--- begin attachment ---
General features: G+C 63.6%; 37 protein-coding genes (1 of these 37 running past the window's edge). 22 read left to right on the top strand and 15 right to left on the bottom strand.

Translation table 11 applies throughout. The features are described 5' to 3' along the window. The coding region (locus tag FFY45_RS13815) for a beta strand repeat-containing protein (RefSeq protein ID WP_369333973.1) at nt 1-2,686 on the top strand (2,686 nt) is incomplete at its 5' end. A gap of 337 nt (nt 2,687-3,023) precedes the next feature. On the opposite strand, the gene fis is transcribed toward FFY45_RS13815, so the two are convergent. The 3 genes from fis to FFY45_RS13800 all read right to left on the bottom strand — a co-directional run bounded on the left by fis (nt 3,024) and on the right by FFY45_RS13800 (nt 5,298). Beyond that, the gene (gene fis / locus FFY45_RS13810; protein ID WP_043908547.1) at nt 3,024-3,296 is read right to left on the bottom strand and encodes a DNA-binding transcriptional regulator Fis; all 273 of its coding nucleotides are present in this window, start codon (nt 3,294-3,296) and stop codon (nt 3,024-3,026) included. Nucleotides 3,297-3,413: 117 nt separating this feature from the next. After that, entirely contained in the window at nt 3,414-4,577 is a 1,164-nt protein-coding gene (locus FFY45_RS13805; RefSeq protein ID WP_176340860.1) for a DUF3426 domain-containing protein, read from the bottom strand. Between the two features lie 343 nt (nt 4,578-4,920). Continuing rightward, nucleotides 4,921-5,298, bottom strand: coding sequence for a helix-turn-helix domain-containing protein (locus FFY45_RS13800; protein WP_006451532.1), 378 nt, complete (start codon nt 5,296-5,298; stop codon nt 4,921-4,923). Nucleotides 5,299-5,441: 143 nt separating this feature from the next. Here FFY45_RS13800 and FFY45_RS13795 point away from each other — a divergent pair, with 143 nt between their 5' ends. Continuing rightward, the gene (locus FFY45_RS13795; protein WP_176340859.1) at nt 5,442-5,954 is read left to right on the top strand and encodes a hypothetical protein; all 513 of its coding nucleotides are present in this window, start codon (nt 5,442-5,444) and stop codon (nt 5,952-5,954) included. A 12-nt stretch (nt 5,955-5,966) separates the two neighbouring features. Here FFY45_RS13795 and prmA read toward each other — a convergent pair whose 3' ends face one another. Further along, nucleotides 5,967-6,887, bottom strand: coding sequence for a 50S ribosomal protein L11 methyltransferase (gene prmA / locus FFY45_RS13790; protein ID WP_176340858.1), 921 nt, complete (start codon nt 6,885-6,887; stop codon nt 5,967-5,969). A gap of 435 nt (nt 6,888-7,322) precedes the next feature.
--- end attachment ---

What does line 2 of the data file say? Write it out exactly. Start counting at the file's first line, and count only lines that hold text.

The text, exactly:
Translation table 11 applies throughout. The features are described 5' to 3' along the window. The coding region (locus tag FFY45_RS13815) for a beta strand repeat-containing protein (RefSeq protein ID WP_369333973.1) at nt 1-2,686 on the top strand (2,686 nt) is incomplete at its 5' end. A gap of 337 nt (nt 2,687-3,023) precedes the next feature. On the opposite strand, the gene fis is transcribed toward FFY45_RS13815, so the two are convergent. The 3 genes from fis to FFY45_RS13800 all read right to left on the bottom strand — a co-directional run bounded on the left by fis (nt 3,024) and on the right by FFY45_RS13800 (nt 5,298). Beyond that, the gene (gene fis / locus FFY45_RS13810; protein ID WP_043908547.1) at nt 3,024-3,296 is read right to left on the bottom strand and encodes a DNA-binding transcriptional regulator Fis; all 273 of its coding nucleotides are present in this window, start codon (nt 3,294-3,296) and stop codon (nt 3,024-3,026) included. Nucleotides 3,297-3,413: 117 nt separating this feature from the next. After that, entirely contained in the window at nt 3,414-4,577 is a 1,164-nt protein-coding gene (locus FFY45_RS13805; RefSeq protein ID WP_176340860.1) for a DUF3426 domain-containing protein, read from the bottom strand. Between the two features lie 343 nt (nt 4,578-4,920). Continuing rightward, nucleotides 4,921-5,298, bottom strand: coding sequence for a helix-turn-helix domain-containing protein (locus FFY45_RS13800; protein WP_006451532.1), 378 nt, complete (start codon nt 5,296-5,298; stop codon nt 4,921-4,923). Nucleotides 5,299-5,441: 143 nt separating this feature from the next. Here FFY45_RS13800 and FFY45_RS13795 point away from each other — a divergent pair, with 143 nt between their 5' ends. Continuing rightward, the gene (locus FFY45_RS13795; protein WP_176340859.1) at nt 5,442-5,954 is read left to right on the top strand and encodes a hypothetical protein; all 513 of its coding nucleotides are present in this window, start codon (nt 5,442-5,444) and stop codon (nt 5,952-5,954) included. A 12-nt stretch (nt 5,955-5,966) separates the two neighbouring features. Here FFY45_RS13795 and prmA read toward each other — a convergent pair whose 3' ends face one another. Further along, nucleotides 5,967-6,887, bottom strand: coding sequence for a 50S ribosomal protein L11 methyltransferase (gene prmA / locus FFY45_RS13790; protein ID WP_176340858.1), 921 nt, complete (start codon nt 6,885-6,887; stop codon nt 5,967-5,969). A gap of 435 nt (nt 6,888-7,322) precedes the next feature.